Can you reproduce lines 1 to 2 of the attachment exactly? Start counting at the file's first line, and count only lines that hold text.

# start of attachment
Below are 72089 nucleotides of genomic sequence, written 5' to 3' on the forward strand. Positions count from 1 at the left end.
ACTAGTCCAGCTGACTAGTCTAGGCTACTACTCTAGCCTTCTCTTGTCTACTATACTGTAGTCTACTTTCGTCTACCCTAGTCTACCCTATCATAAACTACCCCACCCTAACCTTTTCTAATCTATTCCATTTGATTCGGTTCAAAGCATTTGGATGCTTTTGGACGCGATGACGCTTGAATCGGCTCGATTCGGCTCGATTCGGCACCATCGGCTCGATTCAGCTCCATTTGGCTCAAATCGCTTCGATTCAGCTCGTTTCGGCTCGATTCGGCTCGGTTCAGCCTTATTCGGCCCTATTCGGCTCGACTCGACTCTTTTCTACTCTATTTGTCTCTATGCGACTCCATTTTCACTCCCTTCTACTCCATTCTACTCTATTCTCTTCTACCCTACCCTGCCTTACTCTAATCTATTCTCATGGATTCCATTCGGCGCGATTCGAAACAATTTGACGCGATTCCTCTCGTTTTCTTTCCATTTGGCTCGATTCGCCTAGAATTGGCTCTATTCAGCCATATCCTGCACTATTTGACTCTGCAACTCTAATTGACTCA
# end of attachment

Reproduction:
Below are 72089 nucleotides of genomic sequence, written 5' to 3' on the forward strand. Positions count from 1 at the left end.
ACTAGTCCAGCTGACTAGTCTAGGCTACTACTCTAGCCTTCTCTTGTCTACTATACTGTAGTCTACTTTCGTCTACCCTAGTCTACCCTATCATAAACTACCCCACCCTAACCTTTTCTAATCTATTCCATTTGATTCGGTTCAAAGCATTTGGATGCTTTTGGACGCGATGACGCTTGAATCGGCTCGATTCGGCTCGATTCGGCACCATCGGCTCGATTCAGCTCCATTTGGCTCAAATCGCTTCGATTCAGCTCGTTTCGGCTCGATTCGGCTCGGTTCAGCCTTATTCGGCCCTATTCGGCTCGACTCGACTCTTTTCTACTCTATTTGTCTCTATGCGACTCCATTTTCACTCCCTTCTACTCCATTCTACTCTATTCTCTTCTACCCTACCCTGCCTTACTCTAATCTATTCTCATGGATTCCATTCGGCGCGATTCGAAACAATTTGACGCGATTCCTCTCGTTTTCTTTCCATTTGGCTCGATTCGCCTAGAATTGGCTCTATTCAGCCATATCCTGCACTATTTGACTCTGCAACTCTAATTGACTCA